Public transport and roads should be under one national agency


“All commuter transport should be in control by one body that makes all decisions,” Vaughan Mostert, a transport economics lecturer at the University of Johannesburg told CNBC Africa.

Mostert’s proposition follows after the Supreme Court of Appeal dismissed the Opposition to Urban Tolling Alliance (Outa) appeal to stop urban tolling.  

Outa have been challenging the South African National Roads Agency (Sanral) inside and outside of the court since the introduction of the tolling system in Johannesburg. 


“It’s a story that has been running now for a long time and I don’t think anyone can really predict what’s going to happen. We’ve already had a number of court decisions giving conflicting results,” said Mostert.

“It seems to me that we can be assured of one thing only, we’ve got to pay for all of this one way or the other, whether it’s by way of a toll, fuel levies or straight tax.”

He therefore advises that firstly, the Minister of Transport, Dipuo Peters, meet with her top Members of the Executive Council (MEC) to discuss the removal of unproductive officials within the Department of Transport and replace them with better skilled leaders.

Once the department has better skilled leaders in place, the main issue of fixing public transport can be addressed more effectively.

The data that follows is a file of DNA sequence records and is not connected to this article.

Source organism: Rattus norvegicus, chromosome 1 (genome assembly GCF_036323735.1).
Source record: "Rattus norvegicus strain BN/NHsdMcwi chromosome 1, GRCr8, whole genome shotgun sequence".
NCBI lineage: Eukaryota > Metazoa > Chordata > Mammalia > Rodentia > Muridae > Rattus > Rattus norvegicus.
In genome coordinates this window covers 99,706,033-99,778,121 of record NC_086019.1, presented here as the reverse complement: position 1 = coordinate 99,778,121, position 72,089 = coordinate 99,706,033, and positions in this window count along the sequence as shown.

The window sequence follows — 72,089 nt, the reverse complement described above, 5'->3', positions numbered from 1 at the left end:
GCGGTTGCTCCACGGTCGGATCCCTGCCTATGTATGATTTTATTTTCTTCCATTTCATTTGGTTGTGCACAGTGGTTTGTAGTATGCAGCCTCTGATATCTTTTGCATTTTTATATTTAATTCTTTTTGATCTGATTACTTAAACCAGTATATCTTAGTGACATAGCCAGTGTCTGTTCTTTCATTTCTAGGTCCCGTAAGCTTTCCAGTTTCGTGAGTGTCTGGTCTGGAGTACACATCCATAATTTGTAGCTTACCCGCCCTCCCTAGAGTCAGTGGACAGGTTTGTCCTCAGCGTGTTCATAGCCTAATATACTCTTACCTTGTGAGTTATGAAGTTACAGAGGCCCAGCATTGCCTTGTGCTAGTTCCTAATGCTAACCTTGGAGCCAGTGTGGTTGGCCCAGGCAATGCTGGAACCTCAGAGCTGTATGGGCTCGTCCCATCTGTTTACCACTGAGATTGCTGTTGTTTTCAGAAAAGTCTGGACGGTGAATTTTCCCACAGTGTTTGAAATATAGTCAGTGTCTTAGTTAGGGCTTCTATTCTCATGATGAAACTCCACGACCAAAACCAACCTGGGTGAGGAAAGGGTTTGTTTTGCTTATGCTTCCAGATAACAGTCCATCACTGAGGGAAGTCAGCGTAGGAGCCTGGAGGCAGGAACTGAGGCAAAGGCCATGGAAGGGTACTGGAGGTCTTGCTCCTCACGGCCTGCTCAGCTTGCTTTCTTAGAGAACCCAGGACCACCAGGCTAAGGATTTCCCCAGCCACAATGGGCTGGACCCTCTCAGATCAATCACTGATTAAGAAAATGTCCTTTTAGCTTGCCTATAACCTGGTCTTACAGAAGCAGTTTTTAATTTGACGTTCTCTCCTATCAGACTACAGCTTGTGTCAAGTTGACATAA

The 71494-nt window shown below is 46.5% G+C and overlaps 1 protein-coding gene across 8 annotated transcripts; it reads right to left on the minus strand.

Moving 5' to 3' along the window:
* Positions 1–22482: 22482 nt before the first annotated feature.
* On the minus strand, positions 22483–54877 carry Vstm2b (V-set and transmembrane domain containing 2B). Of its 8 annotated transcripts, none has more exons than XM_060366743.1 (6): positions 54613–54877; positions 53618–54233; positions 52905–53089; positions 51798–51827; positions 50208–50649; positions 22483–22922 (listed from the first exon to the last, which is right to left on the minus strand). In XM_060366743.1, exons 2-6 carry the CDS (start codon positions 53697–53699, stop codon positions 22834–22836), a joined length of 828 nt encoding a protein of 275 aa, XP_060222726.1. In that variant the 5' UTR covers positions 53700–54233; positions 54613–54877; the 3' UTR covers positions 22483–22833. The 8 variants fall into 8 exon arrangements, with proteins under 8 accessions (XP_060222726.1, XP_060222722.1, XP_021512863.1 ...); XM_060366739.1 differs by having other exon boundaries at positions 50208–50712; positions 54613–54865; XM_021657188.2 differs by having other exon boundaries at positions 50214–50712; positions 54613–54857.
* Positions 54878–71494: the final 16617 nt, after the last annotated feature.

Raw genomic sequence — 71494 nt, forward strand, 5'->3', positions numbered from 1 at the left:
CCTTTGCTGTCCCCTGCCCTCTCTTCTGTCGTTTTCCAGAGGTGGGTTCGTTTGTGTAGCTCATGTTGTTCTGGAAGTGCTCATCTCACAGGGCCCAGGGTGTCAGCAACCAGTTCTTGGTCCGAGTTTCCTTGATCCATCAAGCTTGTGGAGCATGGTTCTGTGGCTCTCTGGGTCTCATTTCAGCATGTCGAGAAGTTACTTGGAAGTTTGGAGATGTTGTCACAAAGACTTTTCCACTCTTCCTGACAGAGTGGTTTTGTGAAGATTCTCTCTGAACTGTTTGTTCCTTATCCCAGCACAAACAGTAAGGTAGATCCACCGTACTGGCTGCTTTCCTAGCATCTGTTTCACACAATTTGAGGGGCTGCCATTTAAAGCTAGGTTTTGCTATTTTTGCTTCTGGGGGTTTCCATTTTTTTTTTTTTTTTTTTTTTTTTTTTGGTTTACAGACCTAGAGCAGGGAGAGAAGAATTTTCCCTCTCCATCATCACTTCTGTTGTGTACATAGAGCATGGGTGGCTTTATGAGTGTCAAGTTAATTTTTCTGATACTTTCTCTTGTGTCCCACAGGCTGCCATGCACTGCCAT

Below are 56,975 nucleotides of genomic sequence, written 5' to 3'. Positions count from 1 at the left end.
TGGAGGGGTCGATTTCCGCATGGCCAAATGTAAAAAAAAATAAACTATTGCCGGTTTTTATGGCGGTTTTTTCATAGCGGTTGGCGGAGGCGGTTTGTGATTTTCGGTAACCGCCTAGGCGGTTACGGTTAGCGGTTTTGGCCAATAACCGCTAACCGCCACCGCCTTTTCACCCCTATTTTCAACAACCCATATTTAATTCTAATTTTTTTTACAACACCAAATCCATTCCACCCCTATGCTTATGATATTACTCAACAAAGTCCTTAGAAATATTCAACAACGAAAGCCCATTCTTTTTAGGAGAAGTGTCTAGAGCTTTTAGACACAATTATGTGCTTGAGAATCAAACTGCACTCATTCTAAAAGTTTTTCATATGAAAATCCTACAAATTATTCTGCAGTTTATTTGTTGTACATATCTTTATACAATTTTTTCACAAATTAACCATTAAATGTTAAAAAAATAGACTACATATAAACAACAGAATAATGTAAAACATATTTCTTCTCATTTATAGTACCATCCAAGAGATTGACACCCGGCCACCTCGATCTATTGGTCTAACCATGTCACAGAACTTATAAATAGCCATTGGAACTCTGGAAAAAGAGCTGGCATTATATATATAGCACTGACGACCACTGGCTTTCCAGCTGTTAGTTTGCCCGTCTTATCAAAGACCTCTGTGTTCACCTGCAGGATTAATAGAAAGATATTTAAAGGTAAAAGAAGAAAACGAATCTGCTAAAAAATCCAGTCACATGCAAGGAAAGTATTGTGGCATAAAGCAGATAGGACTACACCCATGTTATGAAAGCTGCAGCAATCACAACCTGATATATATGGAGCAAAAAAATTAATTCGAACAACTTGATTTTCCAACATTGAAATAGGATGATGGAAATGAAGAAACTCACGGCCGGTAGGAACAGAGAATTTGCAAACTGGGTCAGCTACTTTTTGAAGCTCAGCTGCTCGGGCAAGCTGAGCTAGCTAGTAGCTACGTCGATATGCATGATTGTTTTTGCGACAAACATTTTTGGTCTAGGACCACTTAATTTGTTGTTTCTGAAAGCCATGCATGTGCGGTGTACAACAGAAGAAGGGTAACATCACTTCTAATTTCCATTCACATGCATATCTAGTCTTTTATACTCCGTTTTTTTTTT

“We need to fix public transport and we are not doing enough to achieve that. Until that happens I’m afraid we’re going to have to dig deep in our pockets in future,” Mostert added.

Next, he continued, the executive board of Sanral should be reconstituted so that all commuter transport within South Africa is controlled by one national body as the current fragmentation that exists in the public transport space is costing the country.

For instance, the Bus Rapid Transit System (BRT), also known as Rea Vaya BRT as well as the Gautrain are being run by separate agencies.

“With the BRT being introduced separately and Gautrain busses running empty, it is a national economic disgrace,”Mostert exclaimed.

Mike Schussler, chief economist for the, added that previously, South Africa’s national transport company, Transnet, held committee meetings where they discussed the option of introducing a single public ticket to use for all modes of commuter transport in the country.

However, several years down the line and the concept never came into play.